FARC is fighting back, especially in the south. With their backs to the wall, and confronted with the loss of lucrative drug and kidnapping operations, FARC leaders are trying to resist advancing army units. While army casualties have gone up, the FARC fighters are still no match for the troops, and FARC controlled towns, and their camps in the hills, continue to get taken over by the army and police.
March 27, 2006: Many of the AUC members who accepted the amnesty deal, have returned to their criminal ways. But this time, they are not part of an armed political organization (which is what AUC was), but just criminals (which is what many AUC members were before they joined AUC.)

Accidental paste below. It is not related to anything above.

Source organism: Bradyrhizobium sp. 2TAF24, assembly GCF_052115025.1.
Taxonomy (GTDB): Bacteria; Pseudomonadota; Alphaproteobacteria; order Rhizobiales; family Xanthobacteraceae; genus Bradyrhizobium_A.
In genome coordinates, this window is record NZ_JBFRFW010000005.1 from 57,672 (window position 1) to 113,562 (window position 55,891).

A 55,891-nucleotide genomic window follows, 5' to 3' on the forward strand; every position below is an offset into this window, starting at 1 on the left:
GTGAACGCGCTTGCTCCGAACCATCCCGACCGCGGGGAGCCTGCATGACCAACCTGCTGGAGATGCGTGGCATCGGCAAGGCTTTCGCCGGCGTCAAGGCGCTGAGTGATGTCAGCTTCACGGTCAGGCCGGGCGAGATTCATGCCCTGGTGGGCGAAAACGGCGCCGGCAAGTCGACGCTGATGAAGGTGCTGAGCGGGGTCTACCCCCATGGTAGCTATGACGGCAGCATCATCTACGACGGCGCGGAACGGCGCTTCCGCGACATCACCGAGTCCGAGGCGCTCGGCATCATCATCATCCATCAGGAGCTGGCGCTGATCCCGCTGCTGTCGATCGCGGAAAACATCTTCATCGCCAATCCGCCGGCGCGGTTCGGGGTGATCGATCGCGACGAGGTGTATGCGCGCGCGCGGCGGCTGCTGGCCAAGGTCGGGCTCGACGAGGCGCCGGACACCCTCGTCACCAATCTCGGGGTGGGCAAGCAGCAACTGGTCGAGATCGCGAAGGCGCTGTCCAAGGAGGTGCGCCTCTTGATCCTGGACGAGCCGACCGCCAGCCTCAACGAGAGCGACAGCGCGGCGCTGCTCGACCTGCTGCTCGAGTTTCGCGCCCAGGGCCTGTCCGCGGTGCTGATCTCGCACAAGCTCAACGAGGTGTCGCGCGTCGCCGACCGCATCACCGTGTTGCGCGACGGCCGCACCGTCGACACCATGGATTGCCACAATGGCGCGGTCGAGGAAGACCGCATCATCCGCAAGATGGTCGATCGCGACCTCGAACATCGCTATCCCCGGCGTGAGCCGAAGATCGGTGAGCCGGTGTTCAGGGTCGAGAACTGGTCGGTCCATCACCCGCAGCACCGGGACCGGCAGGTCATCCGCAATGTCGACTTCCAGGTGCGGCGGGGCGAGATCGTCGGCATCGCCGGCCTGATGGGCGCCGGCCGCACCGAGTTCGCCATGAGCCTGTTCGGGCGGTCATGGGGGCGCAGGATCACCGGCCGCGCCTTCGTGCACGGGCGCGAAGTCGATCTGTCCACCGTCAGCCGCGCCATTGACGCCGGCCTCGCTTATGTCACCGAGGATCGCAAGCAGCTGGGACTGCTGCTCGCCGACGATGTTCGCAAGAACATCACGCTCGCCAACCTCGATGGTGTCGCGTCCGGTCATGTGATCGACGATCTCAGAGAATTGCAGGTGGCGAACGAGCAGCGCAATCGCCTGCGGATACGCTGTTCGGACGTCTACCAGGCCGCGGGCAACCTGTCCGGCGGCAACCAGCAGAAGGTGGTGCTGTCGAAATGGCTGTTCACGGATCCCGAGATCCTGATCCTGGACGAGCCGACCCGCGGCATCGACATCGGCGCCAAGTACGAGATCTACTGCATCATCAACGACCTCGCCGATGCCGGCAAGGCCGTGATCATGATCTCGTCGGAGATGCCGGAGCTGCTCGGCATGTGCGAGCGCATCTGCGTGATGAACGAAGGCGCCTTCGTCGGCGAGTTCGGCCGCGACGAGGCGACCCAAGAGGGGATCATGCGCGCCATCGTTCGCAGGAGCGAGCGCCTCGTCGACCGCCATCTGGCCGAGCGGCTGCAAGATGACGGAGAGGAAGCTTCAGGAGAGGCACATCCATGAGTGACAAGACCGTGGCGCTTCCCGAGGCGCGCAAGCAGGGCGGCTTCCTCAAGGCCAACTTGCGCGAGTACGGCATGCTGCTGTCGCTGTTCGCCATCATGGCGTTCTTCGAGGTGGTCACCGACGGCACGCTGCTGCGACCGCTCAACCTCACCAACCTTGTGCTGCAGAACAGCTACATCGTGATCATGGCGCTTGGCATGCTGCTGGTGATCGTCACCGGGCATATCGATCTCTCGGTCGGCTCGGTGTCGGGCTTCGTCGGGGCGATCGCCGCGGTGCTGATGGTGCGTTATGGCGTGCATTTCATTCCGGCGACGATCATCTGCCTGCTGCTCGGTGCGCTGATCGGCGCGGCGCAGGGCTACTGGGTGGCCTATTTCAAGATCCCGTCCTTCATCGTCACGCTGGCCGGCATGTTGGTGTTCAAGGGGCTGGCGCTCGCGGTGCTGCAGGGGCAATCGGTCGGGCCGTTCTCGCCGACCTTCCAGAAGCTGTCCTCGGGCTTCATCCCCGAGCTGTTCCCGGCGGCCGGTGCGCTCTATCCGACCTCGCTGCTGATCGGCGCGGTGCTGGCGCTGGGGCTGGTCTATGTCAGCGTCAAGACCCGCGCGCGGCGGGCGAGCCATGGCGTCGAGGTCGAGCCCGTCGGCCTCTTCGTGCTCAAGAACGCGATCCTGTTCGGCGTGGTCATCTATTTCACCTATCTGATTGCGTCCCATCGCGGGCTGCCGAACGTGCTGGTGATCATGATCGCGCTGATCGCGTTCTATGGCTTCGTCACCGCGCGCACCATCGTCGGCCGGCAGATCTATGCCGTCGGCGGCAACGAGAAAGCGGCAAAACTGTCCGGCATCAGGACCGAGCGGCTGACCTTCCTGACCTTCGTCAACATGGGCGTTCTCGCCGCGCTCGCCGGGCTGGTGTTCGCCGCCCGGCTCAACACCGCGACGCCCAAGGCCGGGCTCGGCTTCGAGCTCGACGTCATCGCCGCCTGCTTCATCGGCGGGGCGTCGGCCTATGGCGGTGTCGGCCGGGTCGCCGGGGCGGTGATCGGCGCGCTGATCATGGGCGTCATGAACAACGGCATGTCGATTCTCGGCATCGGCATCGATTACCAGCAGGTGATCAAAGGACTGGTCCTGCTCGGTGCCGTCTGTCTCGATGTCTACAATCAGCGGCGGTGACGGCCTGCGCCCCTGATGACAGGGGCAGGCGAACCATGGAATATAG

March 26, 2006: The ELN has released one captive, and FARC has released two. ELN is negotiating a peace deal with the government, and FARC is leaning in that direction.
March 22, 2006: The U.S. has indicted fifty FARC leaders on drug dealing charges. Only three of these FARC officials are in custody, but the other represent the core of FARC leadership. This limits their mobility outside of Colombia. It also makes it clear that FARC has changed from a social revolutionary organization, to a criminal one.